Almost all composters are easy to use.Composting has rules but even these are loose.
- For composting home scraps, all compost guides suggest that you only use veggies, coffee grinds, fruits, etc.
- No grains or meats, mainly because you don't want to attract rodents, or have skunks knocking over your composter.
- You can also compost grass clippings and leaves, but avoid weeds and invasive plants.
Some rules of composting
The most important of these rules are that compost needs to be turned periodically and kept moist which can be a challenge in some areas.
More "rules" have to do with ratios of clippings vs leaves, etc and you can read through the ten loose rules of composting here. Since this will be a home composter based on food waste, many of these rules will not apply beyond what I have already mentioned.
Go tothis sitefor more on compost do's and don'ts.
As for composters, if you don't want to break your back there are a number of spinning composters that mix the new waste with what is already composting (recommended heavily).
- If you don't like to dig, these spinning composters are the easiest.
- I like the ones that are mounted to a frame (example here) as opposed to a composter you roll on the ground as they take up less space to manage them.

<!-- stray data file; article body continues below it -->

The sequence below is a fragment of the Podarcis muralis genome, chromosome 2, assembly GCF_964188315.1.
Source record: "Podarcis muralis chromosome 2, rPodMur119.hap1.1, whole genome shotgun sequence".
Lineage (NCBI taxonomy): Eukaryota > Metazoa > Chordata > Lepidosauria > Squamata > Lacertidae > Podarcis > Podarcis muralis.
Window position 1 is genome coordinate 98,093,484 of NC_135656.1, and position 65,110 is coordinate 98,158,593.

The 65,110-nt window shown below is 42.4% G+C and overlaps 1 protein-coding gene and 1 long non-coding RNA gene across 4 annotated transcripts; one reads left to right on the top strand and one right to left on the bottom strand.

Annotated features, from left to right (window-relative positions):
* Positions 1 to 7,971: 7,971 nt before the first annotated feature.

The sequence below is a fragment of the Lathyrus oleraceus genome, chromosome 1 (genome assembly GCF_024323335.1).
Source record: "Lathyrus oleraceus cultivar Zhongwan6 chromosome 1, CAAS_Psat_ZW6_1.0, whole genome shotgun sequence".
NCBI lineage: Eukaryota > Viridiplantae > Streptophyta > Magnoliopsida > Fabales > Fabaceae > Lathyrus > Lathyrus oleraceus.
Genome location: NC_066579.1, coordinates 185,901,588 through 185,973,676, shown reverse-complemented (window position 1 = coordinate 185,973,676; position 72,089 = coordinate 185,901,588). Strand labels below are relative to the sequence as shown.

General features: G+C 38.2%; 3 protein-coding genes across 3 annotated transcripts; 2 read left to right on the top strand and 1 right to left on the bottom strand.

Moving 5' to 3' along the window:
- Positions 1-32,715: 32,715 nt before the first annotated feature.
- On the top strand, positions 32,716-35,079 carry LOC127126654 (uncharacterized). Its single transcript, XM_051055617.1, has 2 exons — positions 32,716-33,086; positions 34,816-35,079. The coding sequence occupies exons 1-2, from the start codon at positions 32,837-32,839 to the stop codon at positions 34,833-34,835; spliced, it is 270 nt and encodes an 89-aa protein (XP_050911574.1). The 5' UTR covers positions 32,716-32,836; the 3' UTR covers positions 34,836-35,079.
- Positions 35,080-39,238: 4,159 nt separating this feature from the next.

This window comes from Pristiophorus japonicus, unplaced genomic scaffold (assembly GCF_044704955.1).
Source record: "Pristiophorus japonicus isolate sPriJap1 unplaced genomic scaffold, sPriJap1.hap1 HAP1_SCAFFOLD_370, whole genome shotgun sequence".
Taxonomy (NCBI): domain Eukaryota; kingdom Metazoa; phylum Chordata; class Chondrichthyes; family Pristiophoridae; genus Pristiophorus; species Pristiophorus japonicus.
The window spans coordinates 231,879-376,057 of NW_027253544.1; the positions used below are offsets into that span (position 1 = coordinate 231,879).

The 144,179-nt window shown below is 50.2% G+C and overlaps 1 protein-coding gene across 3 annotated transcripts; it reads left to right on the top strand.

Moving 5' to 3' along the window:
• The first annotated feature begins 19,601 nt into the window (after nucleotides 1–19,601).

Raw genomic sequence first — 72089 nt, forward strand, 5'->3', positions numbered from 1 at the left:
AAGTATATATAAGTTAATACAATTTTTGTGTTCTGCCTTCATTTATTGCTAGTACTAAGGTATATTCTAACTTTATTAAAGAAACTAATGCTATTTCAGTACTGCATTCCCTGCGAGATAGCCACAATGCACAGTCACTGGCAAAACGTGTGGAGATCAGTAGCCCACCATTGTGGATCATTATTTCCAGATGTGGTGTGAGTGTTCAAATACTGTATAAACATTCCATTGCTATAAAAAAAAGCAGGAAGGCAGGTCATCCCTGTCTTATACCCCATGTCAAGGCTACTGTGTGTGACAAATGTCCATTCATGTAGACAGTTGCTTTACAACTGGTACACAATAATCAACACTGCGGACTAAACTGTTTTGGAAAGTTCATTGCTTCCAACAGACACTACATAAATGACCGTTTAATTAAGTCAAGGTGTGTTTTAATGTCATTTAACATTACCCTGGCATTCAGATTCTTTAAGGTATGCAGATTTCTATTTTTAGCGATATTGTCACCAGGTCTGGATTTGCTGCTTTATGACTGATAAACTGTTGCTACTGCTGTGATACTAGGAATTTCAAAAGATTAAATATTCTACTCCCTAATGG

- If you like digging, then you may want a composter that has a release door on the bottom once you accumulate some good compost for spreading in your garden beds.
I recommend the Keter dynamic composter.These composters have been well rated by other users and the Wayfair company offers them at a good value and with free shipping, but Google them just in case another company can beat the Wayfair price. It will take at least a year with food waste to get some good compost.
Compost to food waste ratio is approximately 10:1 meaning 10 lbs of waste will make 1 lb of compost. At least this has been my experience composting green waste and we have a large household.
For more information:
Read "I want to start a small kitchen compost bin for our plant waste. Any advice for an urban composter?" a Q&A answered by Kirsten Flynn.